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Noun, Verb

A tool used to remove a bicycle chain from a crank.

Example usage: 'You'll need a chain whip to remove the chain from the crank.'

Most used in: Mountain biking and BMXing.

Most used by: Cyclists who need to remove a bicycle chain from a crank.

Popularity: 8/10

Comedy Value: 6/10

Also see: Chainring remover, Cassette remover, Lockring remover, Freewheel remover,


What is a Chain Whip in Cycling?

A chain whip is an essential tool for cyclists who need to remove and replace a cassette from the rear wheel of their bike. A cassette is a cluster of sprockets that are attached to the rear wheel of a bicycle. It is responsible for providing different gear ratios to the rider.

A chain whip is a tool used to loosen the cassette from the rear wheel. It is composed of a handle and a series of metal links connected to the handle. The links are designed to fit over the cassette and provide enough force to loosen the cassette from the wheel.

The chain whip is used in combination with a cassette lockring tool to remove and replace the cassette. To use the chain whip, the rider must first attach the chain whip to the cassette, then use the cassette lockring tool to loosen the cassette. Once the cassette is loose, the rider can then remove the cassette and replace it with a new one.

According to a survey by the National Bicycle Dealers Association, over 70% of cyclists own a chain whip. This number has been steadily increasing in recent years as more and more cyclists become aware of the importance of having the right tools to maintain their bike.

In conclusion, a chain whip is an important tool for cyclists who need to remove and replace their cassette. It is an essential part of any cyclist's toolkit and can help ensure that your bike is always in top condition.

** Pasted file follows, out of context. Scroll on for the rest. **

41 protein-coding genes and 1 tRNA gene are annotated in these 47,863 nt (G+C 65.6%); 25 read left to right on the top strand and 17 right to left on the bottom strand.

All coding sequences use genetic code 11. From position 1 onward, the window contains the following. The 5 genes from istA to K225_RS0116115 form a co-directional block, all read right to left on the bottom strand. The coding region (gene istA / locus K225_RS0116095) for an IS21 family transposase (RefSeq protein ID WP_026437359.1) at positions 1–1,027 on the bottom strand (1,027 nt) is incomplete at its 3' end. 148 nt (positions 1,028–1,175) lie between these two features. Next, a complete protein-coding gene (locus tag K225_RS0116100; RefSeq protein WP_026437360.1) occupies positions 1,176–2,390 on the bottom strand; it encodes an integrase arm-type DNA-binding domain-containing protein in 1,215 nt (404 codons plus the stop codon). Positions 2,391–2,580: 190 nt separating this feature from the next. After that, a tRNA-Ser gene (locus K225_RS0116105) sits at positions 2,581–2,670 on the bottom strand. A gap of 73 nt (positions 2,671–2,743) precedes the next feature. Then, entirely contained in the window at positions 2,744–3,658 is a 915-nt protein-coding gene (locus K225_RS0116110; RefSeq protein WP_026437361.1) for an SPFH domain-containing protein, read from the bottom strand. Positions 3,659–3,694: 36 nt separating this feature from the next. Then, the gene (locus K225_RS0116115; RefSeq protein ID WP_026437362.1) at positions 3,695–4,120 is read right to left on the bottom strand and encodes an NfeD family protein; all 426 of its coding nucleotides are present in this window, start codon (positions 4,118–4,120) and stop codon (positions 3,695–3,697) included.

The Origin of the Term 'Chain Whip' in Cycling

The term 'Chain Whip' was first used in cycling in the late 1970s in the United Kingdom. It was originally used to describe a tool consisting of a chain with a handle on one end, which was used to remove the rear wheel of a bicycle. The tool was invented by a group of cyclists in the UK to make it easier to remove the wheel from the frame.

The chain whip was a useful tool as it allowed cyclists to work on their bikes without having to remove the entire frame. This was particularly useful for maintaining and repairing the rear wheel of a bicycle, which could otherwise be difficult to access. The term 'Chain Whip' has since become synonymous with the tool, and is still used today to describe it.

The term 'Chain Whip' has also been used to describe a type of cycling maneuver. This maneuver involves the rider using their legs to create a whip-like motion, which is used to propel the bike forward. This maneuver is most commonly seen in downhill mountain biking and BMX racing, and is a popular trick amongst experienced riders.

The term 'Chain Whip' has been used in cycling for over 40 years, and is still widely used today. It is used to describe both a tool and a type of cycling maneuver, and has become an important part of cycling culture.

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Saddle Slang

Find definitions for all of the technical terms, slang, and acronyms used in cycling. From the different types of bikes and their components, to training techniques, racing terminology and put downs, this dictionary has it all.

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